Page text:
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Product Strategy I

T-109.410 Technology Management
21.10.2004

Eino Kivisaari
Researcher, M.Sc.
Technology Management & I...
”Product strategy begins with a strategic vision that
states where a company wants to go, how it will get
there, and why i...
Competitive Product Strategy
  Competitive Strategy Fundamentals
    Price-Based
    Product Differentiation


  ”Product ...
Michael E. McGrath:
Product Strategy
for High Technolgy
Companies

  Not available at HUT
  library

  Amazon et al ~35 €
Topics of this lecture
 Product Platform Strategy
 Product Line Strategy
 Leveraged Expansion
 Sustained Differentiation
 ...
What is
Product
Strategy??
Product Platform Strategy
 Platform is an architecture of the common
 elements implemented across a range of products

 On...
Product Platforms
                                      Product 3
                                                  Segmen...
Benefits of Platform Strategy
 Focuses management on key decisions at the
 right time
   Simplifies the strategy processs,...
Example of Product Platforms:
  Apple Computer Platform:
    Mac OS
    Motorola processors
    Easy-to-use GUI


Which ar...
Open Interfaces in Product
Platforms
 A product portfolio based on open
 interfaces
 Allows other manufacturers to
 partic...
Examples of
Open Interface Strategy

  Sun Microsystems: Java
  Nokia: Symbian
  Intel: AGP

Motivation in each case: to e...
Product Line Strategy

A time-phased plan for developing products
from a common platform, each product
targeting a specifi...
Product Line Strategy (contd.)
 Covers all primary targeted market segments
 Each product offering should be sufficiently
...
Product Line Examples
 Nokia Mobile Phones
   Everybody knows what I’m talking about!
Leveraged Expansion
Case studies show that:

The success of expansions to new
product markets depends highly on
ability to...
Maidique & Zirger (Stanford University, 1984):
A study on 158 product launches (50% failed, 50% succeeded)
The result: 8 P...
Examples of Leveraged Expansion

 Texas Instruments: The Little Professor
 Apple: PowerBook
 Adobe: Acrobat
 Microsoft
   ...
Sustained Differentiation
…is achieved with vectors of differentiation
that are significant to the customer

  One very pr...
High-Tech Differentiation
 Unique features
 Measurable benefits
 Ease of use
 Improved productivity
 Unique fundamental ch...
Unique features
 most commonly used
 an ”easy” strategy
 endlessly adding new features does not
 give sustained differenti...
Measurable benefits
 reduced eletricity bill
 longer recording time
 faster Internet access
Ease of use
 A very important vector of differentiation
 Sometimes technology advances do not
 deliver enhanced productivi...
Improved Productivity
 Longer battery life
 Better quality (of voice communications)
 More responsive UI
 Technology advan...
Unique Fundamental
Characteristics
 Example: The imaging method of Polaroid
 cameras
 Often protected by patents
   If bas...
Design
 More and more important in maturing
 markets…
   …such as mobile phones!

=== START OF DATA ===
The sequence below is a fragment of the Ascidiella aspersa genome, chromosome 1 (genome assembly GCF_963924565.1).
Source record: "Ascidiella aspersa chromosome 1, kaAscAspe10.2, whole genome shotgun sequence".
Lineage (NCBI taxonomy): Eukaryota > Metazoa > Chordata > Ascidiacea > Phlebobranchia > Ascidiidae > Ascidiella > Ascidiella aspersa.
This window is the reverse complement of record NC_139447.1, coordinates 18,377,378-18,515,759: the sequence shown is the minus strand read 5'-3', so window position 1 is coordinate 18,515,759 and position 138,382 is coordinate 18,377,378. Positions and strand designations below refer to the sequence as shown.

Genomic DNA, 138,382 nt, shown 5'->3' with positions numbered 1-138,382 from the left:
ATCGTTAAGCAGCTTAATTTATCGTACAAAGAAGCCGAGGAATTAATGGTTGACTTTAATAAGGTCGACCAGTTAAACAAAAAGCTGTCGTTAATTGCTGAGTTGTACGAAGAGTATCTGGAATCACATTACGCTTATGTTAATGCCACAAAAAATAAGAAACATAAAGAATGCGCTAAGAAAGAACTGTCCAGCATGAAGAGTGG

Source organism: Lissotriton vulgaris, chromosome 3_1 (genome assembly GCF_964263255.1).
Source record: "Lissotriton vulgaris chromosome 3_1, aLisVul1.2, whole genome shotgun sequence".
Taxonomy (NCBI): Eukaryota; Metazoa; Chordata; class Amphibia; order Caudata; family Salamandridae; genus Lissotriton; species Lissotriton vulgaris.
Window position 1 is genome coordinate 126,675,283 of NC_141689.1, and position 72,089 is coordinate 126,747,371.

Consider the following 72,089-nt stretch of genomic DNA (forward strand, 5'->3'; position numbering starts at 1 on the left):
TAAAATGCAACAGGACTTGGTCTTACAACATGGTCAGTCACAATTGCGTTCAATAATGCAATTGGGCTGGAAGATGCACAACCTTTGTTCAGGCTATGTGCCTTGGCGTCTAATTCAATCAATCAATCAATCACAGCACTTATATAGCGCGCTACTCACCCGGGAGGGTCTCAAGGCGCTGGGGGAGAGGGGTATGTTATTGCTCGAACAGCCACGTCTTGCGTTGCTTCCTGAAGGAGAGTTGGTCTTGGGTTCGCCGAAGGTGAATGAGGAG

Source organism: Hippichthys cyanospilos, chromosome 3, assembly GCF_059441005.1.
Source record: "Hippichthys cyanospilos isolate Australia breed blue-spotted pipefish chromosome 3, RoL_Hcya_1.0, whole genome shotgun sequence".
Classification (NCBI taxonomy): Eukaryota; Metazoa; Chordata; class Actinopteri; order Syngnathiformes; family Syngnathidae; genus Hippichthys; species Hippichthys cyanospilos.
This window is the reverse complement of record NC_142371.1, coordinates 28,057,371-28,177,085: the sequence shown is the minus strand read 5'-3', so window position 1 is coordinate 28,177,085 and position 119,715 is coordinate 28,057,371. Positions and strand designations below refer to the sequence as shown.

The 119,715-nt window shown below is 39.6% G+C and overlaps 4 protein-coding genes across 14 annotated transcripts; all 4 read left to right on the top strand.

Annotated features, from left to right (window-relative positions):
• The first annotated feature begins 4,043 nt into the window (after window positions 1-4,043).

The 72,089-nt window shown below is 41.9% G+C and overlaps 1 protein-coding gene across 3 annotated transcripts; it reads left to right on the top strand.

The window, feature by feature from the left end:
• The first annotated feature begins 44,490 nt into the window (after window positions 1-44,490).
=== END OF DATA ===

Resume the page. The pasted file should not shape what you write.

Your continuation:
Hardware Design & User Interface Design
First-to-Market Strategy
  Market share advantage
  Earlier market & customer experience
  Influence on markets and standa...
Fast-Follower Strategy
 Wait until market is clarified
 Avoid market education costs
 Nearer in time to eventual market, e...
“Fast product
development abilities
enable
sustained
competitive
advantage
and ability to
stay ahead
competition”
(McGrath...
See you next week!
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  1. 1. Product Strategy I T-109.410 Technology Management 21.10.2004 Eino Kivisaari Researcher, M.Sc. Technology Management & ICT Business
  2. 2. ”Product strategy begins with a strategic vision that states where a company wants to go, how it will get there, and why it will be successful.” ”Product strategy is like a roadmap, and like a roadmap it’s useful only when you know where you are and where you want to go.” (McGrath 2001)
  3. 3. Competitive Product Strategy Competitive Strategy Fundamentals Price-Based Product Differentiation ”Product differentiation strategy provides the primary source of competitive advantage for most high-technology products” (McGrath 2001)
  4. 4. Michael E. McGrath: Product Strategy for High Technolgy Companies Not available at HUT library Amazon et al ~35 €
  5. 5. Topics of this lecture Product Platform Strategy Product Line Strategy Leveraged Expansion Sustained Differentiation First-to-Market vs. Fast-Follower Strategy
  6. 6. What is Product Strategy??
  7. 7. Product Platform Strategy Platform is an architecture of the common elements implemented across a range of products One element in the platform usually represents a defining technology Dictates life cycle, capabilities, limitations Important to understand the role of a defining technology The choice if defining technology is perhaps the most critical strategic decision that a hi-tech company makes
  8. 8. Product Platforms Product 3 Segment A Unique product elements and Product 1B Product 1C Product 1 common channel Product 1A Segment B elements of product line Product 2 Product 5 Segment C Element Common Platform A Element Elements B Element (McGrath C 2001)